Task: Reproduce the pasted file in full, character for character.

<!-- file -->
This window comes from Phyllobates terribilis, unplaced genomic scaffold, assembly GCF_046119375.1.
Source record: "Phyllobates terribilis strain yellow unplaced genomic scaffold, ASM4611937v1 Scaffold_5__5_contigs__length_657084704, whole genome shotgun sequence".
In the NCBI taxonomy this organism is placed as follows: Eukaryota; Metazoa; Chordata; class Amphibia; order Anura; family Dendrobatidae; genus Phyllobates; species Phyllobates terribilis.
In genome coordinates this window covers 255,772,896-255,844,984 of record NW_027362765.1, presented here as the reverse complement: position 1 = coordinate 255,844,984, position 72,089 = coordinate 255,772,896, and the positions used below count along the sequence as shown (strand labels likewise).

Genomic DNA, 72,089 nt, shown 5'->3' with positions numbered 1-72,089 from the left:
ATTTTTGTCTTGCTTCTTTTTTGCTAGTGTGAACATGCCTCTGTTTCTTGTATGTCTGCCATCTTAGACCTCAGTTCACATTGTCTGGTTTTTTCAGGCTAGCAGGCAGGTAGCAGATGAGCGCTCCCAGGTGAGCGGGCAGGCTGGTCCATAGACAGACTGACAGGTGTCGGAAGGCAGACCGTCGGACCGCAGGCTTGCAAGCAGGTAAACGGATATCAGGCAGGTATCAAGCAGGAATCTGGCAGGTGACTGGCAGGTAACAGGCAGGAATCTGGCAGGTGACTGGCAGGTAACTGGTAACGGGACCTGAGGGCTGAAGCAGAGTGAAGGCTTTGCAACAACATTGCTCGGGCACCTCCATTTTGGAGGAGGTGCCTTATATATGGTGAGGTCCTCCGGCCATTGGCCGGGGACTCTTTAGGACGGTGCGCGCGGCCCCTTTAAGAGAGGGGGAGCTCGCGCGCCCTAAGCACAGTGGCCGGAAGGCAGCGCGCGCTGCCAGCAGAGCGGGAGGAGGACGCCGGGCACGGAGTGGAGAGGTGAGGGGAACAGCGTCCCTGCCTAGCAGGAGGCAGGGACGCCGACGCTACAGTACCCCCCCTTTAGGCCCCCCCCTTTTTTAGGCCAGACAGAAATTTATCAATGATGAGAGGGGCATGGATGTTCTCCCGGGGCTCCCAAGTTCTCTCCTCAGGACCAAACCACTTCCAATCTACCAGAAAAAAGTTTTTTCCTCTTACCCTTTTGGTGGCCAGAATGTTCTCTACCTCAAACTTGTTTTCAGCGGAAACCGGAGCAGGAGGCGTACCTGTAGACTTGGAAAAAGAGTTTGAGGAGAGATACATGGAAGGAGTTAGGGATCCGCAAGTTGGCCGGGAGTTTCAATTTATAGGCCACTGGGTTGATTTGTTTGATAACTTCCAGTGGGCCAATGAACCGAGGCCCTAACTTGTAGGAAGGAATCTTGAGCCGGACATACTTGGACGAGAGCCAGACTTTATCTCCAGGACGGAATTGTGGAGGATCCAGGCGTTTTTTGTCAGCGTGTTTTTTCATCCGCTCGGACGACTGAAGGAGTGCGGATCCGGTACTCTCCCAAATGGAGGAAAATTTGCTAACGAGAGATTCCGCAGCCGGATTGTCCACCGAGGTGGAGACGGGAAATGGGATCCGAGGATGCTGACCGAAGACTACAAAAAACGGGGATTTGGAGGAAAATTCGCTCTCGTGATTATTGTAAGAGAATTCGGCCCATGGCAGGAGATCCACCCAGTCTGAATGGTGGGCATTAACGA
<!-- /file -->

This window comes from Phyllobates terribilis, unplaced genomic scaffold, assembly GCF_046119375.1.
Source record: "Phyllobates terribilis strain yellow unplaced genomic scaffold, ASM4611937v1 Scaffold_5__5_contigs__length_657084704, whole genome shotgun sequence".
In the NCBI taxonomy this organism is placed as follows: Eukaryota; Metazoa; Chordata; class Amphibia; order Anura; family Dendrobatidae; genus Phyllobates; species Phyllobates terribilis.
In genome coordinates this window covers 255,772,896-255,844,984 of record NW_027362765.1, presented here as the reverse complement: position 1 = coordinate 255,844,984, position 72,089 = coordinate 255,772,896, and the positions used below count along the sequence as shown (strand labels likewise).

Genomic DNA, 72,089 nt, shown 5'->3' with positions numbered 1-72,089 from the left:
ATTTTTGTCTTGCTTCTTTTTTGCTAGTGTGAACATGCCTCTGTTTCTTGTATGTCTGCCATCTTAGACCTCAGTTCACATTGTCTGGTTTTTTCAGGCTAGCAGGCAGGTAGCAGATGAGCGCTCCCAGGTGAGCGGGCAGGCTGGTCCATAGACAGACTGACAGGTGTCGGAAGGCAGACCGTCGGACCGCAGGCTTGCAAGCAGGTAAACGGATATCAGGCAGGTATCAAGCAGGAATCTGGCAGGTGACTGGCAGGTAACAGGCAGGAATCTGGCAGGTGACTGGCAGGTAACTGGTAACGGGACCTGAGGGCTGAAGCAGAGTGAAGGCTTTGCAACAACATTGCTCGGGCACCTCCATTTTGGAGGAGGTGCCTTATATATGGTGAGGTCCTCCGGCCATTGGCCGGGGACTCTTTAGGACGGTGCGCGCGGCCCCTTTAAGAGAGGGGGAGCTCGCGCGCCCTAAGCACAGTGGCCGGAAGGCAGCGCGCGCTGCCAGCAGAGCGGGAGGAGGACGCCGGGCACGGAGTGGAGAGGTGAGGGGAACAGCGTCCCTGCCTAGCAGGAGGCAGGGACGCCGACGCTACAGTACCCCCCCTTTAGGCCCCCCCCTTTTTTAGGCCAGACAGAAATTTATCAATGATGAGAGGGGCATGGATGTTCTCCCGGGGCTCCCAAGTTCTCTCCTCAGGACCAAACCACTTCCAATCTACCAGAAAAAAGTTTTTTCCTCTTACCCTTTTGGTGGCCAGAATGTTCTCTACCTCAAACTTGTTTTCAGCGGAAACCGGAGCAGGAGGCGTACCTGTAGACTTGGAAAAAGAGTTTGAGGAGAGATACATGGAAGGAGTTAGGGATCCGCAAGTTGGCCGGGAGTTTCAATTTATAGGCCACTGGGTTGATTTGTTTGATAACTTCCAGTGGGCCAATGAACCGAGGCCCTAACTTGTAGGAAGGAATCTTGAGCCGGACATACTTGGACGAGAGCCAGACTTTATCTCCAGGACGGAATTGTGGAGGATCCAGGCGTTTTTTGTCAGCGTGTTTTTTCATCCGCTCGGACGACTGAAGGAGTGCGGATCCGGTACTCTCCCAAATGGAGGAAAATTTGCTAACGAGAGATTCCGCAGCCGGATTGTCCACCGAGGTGGAGACGGGAAATGGGATCCGAGGATGCTGACCGAAGACTACAAAAAACGGGGATTTGGAGGAAAATTCGCTCTCGTGATTATTGTAAGAGAATTCGGCCCATGGCAGGAGATCCACCCAGTCTGAATGGTGGGCATTAACGA